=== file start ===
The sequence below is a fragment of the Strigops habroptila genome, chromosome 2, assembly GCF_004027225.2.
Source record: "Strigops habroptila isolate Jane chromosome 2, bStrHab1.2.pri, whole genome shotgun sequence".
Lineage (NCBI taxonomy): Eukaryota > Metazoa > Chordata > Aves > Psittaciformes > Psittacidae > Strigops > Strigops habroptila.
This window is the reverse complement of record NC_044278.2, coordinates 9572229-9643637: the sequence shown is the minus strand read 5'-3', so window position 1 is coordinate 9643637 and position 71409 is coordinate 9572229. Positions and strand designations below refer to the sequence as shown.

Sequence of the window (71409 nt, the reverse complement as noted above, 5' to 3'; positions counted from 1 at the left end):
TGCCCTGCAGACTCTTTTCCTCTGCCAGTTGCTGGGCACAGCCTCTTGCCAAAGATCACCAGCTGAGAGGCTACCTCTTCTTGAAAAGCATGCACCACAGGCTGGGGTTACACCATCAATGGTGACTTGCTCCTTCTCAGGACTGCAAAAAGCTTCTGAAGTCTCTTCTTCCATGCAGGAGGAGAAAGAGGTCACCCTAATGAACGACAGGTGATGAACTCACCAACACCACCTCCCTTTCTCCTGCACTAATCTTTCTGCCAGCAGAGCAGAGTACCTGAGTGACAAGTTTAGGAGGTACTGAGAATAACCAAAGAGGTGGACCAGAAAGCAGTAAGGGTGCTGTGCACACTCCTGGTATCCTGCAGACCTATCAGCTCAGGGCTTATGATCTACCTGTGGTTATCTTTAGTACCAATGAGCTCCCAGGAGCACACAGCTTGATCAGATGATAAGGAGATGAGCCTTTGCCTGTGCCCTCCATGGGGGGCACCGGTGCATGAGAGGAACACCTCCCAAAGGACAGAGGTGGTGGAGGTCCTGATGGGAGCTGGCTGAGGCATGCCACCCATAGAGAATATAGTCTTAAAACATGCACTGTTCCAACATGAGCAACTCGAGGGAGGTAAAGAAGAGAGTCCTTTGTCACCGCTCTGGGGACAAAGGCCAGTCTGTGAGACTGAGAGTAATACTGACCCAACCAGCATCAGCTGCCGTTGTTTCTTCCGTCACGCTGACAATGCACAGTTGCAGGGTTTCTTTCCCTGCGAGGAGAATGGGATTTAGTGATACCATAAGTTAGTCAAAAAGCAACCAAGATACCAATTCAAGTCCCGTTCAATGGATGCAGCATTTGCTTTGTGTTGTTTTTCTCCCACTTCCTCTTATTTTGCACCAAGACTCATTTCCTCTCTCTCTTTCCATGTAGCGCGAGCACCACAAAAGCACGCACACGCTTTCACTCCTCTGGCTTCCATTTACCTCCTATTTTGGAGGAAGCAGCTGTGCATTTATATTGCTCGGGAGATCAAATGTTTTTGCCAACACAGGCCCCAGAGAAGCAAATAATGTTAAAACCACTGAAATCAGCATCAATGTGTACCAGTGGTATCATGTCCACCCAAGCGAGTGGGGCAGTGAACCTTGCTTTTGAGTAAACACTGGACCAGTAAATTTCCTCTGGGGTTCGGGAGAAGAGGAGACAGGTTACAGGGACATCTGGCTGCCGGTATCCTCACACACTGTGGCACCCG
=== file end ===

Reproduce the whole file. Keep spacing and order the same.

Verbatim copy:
The sequence below is a fragment of the Strigops habroptila genome, chromosome 2, assembly GCF_004027225.2.
Source record: "Strigops habroptila isolate Jane chromosome 2, bStrHab1.2.pri, whole genome shotgun sequence".
Lineage (NCBI taxonomy): Eukaryota > Metazoa > Chordata > Aves > Psittaciformes > Psittacidae > Strigops > Strigops habroptila.
This window is the reverse complement of record NC_044278.2, coordinates 9572229-9643637: the sequence shown is the minus strand read 5'-3', so window position 1 is coordinate 9643637 and position 71409 is coordinate 9572229. Positions and strand designations below refer to the sequence as shown.

Sequence of the window (71409 nt, the reverse complement as noted above, 5' to 3'; positions counted from 1 at the left end):
TGCCCTGCAGACTCTTTTCCTCTGCCAGTTGCTGGGCACAGCCTCTTGCCAAAGATCACCAGCTGAGAGGCTACCTCTTCTTGAAAAGCATGCACCACAGGCTGGGGTTACACCATCAATGGTGACTTGCTCCTTCTCAGGACTGCAAAAAGCTTCTGAAGTCTCTTCTTCCATGCAGGAGGAGAAAGAGGTCACCCTAATGAACGACAGGTGATGAACTCACCAACACCACCTCCCTTTCTCCTGCACTAATCTTTCTGCCAGCAGAGCAGAGTACCTGAGTGACAAGTTTAGGAGGTACTGAGAATAACCAAAGAGGTGGACCAGAAAGCAGTAAGGGTGCTGTGCACACTCCTGGTATCCTGCAGACCTATCAGCTCAGGGCTTATGATCTACCTGTGGTTATCTTTAGTACCAATGAGCTCCCAGGAGCACACAGCTTGATCAGATGATAAGGAGATGAGCCTTTGCCTGTGCCCTCCATGGGGGGCACCGGTGCATGAGAGGAACACCTCCCAAAGGACAGAGGTGGTGGAGGTCCTGATGGGAGCTGGCTGAGGCATGCCACCCATAGAGAATATAGTCTTAAAACATGCACTGTTCCAACATGAGCAACTCGAGGGAGGTAAAGAAGAGAGTCCTTTGTCACCGCTCTGGGGACAAAGGCCAGTCTGTGAGACTGAGAGTAATACTGACCCAACCAGCATCAGCTGCCGTTGTTTCTTCCGTCACGCTGACAATGCACAGTTGCAGGGTTTCTTTCCCTGCGAGGAGAATGGGATTTAGTGATACCATAAGTTAGTCAAAAAGCAACCAAGATACCAATTCAAGTCCCGTTCAATGGATGCAGCATTTGCTTTGTGTTGTTTTTCTCCCACTTCCTCTTATTTTGCACCAAGACTCATTTCCTCTCTCTCTTTCCATGTAGCGCGAGCACCACAAAAGCACGCACACGCTTTCACTCCTCTGGCTTCCATTTACCTCCTATTTTGGAGGAAGCAGCTGTGCATTTATATTGCTCGGGAGATCAAATGTTTTTGCCAACACAGGCCCCAGAGAAGCAAATAATGTTAAAACCACTGAAATCAGCATCAATGTGTACCAGTGGTATCATGTCCACCCAAGCGAGTGGGGCAGTGAACCTTGCTTTTGAGTAAACACTGGACCAGTAAATTTCCTCTGGGGTTCGGGAGAAGAGGAGACAGGTTACAGGGACATCTGGCTGCCGGTATCCTCACACACTGTGGCACCCG